Following Carrie’s instructions, I squeezed through the opening door, and walked over to the Karkroff’s second fountain, it hidden in a cluster of evergreens, all dusted with snow. Sure enough, there was Nicky, red-eyed.

“What’s wrong?” I asked, not bothering to tiptoe around the lady. I was cold in this brisk evening, and the chill had reached my tongue, too.

Nicky glared at me. I took my place by her left.

“Nothing. I’m fine.”

“You’re sobbing, Nicky. You can’t lie to me.”

“I don’t want to talk about it.” She broke into a new wave of despair.

“Okay. I’m a detective. I can work these things out… You’re…in love with Mr. Karkroff?”

“No,” we chorused together. It was too unlikely a case.

“You were in love with Petre Rusav?” I suggested, to which Nicky shot a dirty look. “Okay, I’ll take that as a no. How about…you…care very much for Ivor-?”

“Oh, please!” Nicky finally cried, aggravated by my searching. “My eldest daughter is missing, that’s what. And before you make a supposition that it’s about your silly case, I’ll already answer your question. My darling Del is gone!”

“Do you mean Delaina Sael?” I gasped, despite myself.  I hadn’t begun to think of anything like that.

Fresh sobs answered me. Now I knew that the mother of three was a mother of four.

“I was sixteen, your age, and head-over-heels in love with the first man that looked that way at me. That was all he ever actually cared for: my body. His wife had become ugly when bearing two children, and now the man wanted something more. And so life had handed me an unattainable partner. When he wanted to end the affair, he admitted that he had never shared my feelings. So, he went back to his sweet life, his wife a gorgeous blur again, but I couldn’t return to my own, finding myself pregnant.”

“And you gave Del away?”

“I had no choice.” Nicky nodded. “I gave her a Russian forename, knowing it was right to keep her here in the country of her amazing father, and I took her to the orphanage on the outskirts of Moscow; I think, perhaps, now it has been reformed into an art-museum. The…adoption was one of the reasons my parents moved us back to England. They didn’t want me ever contacting my estranged daughter. But when they died, they couldn’t stop me. Dean was on my side. He searched when his job took him into Europe, whilst I stayed at home to care for my new children; I was not going to let them go. When Dean’s accident happened, I moved out here so I could find Delaina and reveal myself to her, but, by the time I knew who she was, this tragedy happened.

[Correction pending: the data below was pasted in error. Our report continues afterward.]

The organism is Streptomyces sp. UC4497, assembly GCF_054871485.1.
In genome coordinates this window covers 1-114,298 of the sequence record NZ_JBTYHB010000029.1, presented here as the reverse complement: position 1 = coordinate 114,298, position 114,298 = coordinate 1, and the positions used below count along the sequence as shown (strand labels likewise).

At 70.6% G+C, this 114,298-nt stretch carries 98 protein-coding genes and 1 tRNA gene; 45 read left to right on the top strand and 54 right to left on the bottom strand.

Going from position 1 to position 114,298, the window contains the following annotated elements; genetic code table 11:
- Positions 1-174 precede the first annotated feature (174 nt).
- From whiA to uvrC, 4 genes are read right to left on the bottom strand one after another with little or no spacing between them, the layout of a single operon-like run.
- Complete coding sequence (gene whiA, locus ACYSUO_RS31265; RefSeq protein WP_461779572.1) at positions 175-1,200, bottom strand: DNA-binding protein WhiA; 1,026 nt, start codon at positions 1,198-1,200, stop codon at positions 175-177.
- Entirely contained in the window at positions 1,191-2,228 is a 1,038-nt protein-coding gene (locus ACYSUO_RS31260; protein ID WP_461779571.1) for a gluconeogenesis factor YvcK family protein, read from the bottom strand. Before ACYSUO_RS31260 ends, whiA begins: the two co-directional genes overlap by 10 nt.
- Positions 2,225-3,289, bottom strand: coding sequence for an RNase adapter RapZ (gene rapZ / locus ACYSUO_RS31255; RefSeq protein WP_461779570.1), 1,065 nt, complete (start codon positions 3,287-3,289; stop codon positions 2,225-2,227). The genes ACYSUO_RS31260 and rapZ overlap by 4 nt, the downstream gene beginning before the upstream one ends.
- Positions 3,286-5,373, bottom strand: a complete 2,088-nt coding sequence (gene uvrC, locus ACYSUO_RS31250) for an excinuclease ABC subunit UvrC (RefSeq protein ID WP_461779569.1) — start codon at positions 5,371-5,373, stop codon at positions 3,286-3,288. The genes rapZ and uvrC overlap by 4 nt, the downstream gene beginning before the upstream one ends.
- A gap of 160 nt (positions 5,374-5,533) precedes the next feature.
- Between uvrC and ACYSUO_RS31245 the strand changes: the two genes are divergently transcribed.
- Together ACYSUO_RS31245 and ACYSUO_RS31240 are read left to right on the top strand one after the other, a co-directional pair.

“If only the orphanage was still there, I would have found her so much quicker! A happy, healthy young…baby.” Another volley of sobs rocked Nicky’s body. “The last thing that could have led me to my Delaina, and the government had…demolished it!”

I passed Nicky a frozen tissue from the pocket of my favourite jeans, letting the lady lean on me for a couple of minutes whilst she cried.

“Thank you for telling me this, Mrs. Cunningham. It will help, I promise you. And I will find Del for you.”

“Promises are not action. They won’t help you discover who took my D-Delaina.”

I gently pushed her away, my own mind reeling with the information of the last couple of days.

“Delaina was kidnapped on the night of Petre’s murder, yes…? He was on the beat…”

I hadn’t realised I had spoken out loud. Nicky was suddenly furious.

“You're not supposing that I’d kidnap my own daughter?” she snapped. “You are just the same as that Inspector!”

My eyes turned to slits in the moonlight. Against the Inspector’s good sense, I credited her words, watching as the woman’s skin flexed colder against the eerie light.

“No, of course not, Nicky. I was supposing something entirely different.”

“Well! There’s no doubt that she’s linked to Petre Rusav’s death. They, together, on the same night…”

“I don’t think they were ‘together’,” I pointed out.

“Who knows?”

That’s true; who does know?

“I kept in touch with her adopted parents before they passed away,” Nicky continued in a trembling manner. “She was a handful, insecurely-attached, said the psychiatrist mother, had bad blood, said the strong-willed father. I guess they were right in the end; I have got bad blood.”

“Nicky! Don’t say that!” I cried.

“I’m bipolar I, recently diagnosed. Did your investigating brain figure that one out?” A sneer crossed her face. For once, however, I let myself be mocked.

“No. I’m sorry, Nicky. I had no idea.”

“You didn’t. You didn’t even see my pain. Those ever-changing moods brought down by the triggers of this household have haunted me. I hate,” she spat the words out now, “I hate all this talk of murder. I murdered my daughter by all of my actions. I hate this investigation and the depression it’s forcing me into.”

“Nicky… I did see. That’s why I’m here. Please don’t be bitter, I’m doing all I can to solve this. Sometimes my intuition can be off-mark, but I ask that you try and help the investigation.”

“I’ve told you everything I know.”

“Have you? I challenged.

Nicky shrugged, her expression muted. She got up, suddenly wooden.

“Have you, Nicky?” I called into the night, as Nicola Cunningham hurried away, pushing through the trees on her way back across the street and back to her home. I was left hidden in the garden as snowflakes began to pour from the night sky.

The End

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